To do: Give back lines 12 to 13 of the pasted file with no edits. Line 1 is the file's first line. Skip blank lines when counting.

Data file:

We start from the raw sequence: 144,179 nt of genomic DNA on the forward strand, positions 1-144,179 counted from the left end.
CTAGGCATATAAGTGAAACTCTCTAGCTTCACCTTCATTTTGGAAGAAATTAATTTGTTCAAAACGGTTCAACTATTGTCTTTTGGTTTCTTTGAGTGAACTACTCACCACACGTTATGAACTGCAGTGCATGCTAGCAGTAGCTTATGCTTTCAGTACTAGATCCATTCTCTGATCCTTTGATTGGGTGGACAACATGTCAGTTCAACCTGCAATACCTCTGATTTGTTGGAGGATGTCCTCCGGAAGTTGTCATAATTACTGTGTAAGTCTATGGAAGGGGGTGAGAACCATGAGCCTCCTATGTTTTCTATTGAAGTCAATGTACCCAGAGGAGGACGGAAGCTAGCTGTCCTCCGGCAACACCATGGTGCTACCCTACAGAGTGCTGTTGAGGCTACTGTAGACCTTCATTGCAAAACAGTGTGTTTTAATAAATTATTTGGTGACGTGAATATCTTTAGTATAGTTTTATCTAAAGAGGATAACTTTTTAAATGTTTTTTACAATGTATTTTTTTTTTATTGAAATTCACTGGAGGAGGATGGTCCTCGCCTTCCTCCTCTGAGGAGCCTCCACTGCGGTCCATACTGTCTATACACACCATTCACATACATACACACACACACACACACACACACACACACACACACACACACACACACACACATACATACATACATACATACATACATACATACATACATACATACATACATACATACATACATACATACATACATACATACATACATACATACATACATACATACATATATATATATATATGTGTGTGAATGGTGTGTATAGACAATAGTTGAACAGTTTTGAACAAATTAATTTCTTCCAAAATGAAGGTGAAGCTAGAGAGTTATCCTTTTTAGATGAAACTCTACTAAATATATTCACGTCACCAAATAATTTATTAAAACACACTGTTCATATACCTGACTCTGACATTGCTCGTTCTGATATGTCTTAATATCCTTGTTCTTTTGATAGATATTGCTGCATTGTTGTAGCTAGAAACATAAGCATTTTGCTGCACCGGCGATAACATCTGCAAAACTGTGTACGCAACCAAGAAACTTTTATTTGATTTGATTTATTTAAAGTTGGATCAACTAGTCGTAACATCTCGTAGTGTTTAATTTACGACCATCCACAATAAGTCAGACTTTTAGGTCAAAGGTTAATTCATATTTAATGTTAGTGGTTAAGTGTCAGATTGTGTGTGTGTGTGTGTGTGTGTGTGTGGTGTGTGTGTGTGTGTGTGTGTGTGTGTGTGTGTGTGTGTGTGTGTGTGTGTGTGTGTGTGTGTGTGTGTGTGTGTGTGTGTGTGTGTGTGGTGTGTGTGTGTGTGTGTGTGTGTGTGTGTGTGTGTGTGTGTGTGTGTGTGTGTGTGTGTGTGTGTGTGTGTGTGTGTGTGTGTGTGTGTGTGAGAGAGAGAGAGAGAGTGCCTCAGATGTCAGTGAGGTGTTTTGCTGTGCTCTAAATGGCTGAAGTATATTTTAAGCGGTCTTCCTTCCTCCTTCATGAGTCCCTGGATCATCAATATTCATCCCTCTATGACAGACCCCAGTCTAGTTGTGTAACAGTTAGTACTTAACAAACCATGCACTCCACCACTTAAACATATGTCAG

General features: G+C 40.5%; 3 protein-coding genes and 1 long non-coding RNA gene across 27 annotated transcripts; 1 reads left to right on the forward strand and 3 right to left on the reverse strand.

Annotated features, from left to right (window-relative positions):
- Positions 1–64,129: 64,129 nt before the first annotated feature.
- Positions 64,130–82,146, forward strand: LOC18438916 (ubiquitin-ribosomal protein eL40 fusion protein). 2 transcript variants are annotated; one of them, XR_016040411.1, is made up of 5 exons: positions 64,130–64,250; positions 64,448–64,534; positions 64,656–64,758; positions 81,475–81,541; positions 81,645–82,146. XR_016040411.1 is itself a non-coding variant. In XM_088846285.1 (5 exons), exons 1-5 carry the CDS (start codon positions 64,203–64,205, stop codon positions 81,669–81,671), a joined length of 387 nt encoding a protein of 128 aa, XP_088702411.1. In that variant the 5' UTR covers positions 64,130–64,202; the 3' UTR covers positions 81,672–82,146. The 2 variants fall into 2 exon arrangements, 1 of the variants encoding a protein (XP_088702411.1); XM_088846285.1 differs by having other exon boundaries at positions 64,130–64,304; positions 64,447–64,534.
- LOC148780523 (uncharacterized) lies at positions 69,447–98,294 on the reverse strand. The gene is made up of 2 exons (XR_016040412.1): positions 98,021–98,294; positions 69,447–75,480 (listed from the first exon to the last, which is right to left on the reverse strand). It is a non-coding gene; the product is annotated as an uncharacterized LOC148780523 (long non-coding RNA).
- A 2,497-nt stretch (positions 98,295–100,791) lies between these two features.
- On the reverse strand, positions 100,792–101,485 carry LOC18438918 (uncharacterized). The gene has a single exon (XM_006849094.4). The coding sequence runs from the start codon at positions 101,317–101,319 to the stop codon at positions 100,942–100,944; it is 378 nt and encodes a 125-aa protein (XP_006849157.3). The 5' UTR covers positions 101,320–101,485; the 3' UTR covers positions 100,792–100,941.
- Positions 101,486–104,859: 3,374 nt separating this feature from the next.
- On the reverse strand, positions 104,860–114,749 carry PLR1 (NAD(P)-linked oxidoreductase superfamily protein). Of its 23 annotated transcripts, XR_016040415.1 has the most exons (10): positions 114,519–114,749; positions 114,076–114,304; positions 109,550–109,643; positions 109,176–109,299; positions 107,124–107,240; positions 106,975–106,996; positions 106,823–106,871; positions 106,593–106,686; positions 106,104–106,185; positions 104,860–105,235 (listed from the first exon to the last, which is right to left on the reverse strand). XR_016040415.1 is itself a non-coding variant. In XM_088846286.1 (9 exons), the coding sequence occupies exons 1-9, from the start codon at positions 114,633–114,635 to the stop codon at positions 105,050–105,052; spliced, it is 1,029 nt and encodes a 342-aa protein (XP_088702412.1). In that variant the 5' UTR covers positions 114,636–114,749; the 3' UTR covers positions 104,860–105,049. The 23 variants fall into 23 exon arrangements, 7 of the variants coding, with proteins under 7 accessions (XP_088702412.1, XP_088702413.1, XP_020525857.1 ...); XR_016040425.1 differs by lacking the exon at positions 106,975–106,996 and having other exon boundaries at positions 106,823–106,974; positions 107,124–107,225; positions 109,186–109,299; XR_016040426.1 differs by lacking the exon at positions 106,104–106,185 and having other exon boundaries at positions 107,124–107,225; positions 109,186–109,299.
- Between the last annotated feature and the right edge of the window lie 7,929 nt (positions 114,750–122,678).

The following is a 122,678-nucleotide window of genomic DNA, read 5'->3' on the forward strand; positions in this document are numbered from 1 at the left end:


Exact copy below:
- Between the last annotated feature and the right edge of the window lie 7,929 nt (positions 114,750–122,678).

The following is a 122,678-nucleotide window of genomic DNA, read 5'->3' on the forward strand; positions in this document are numbered from 1 at the left end: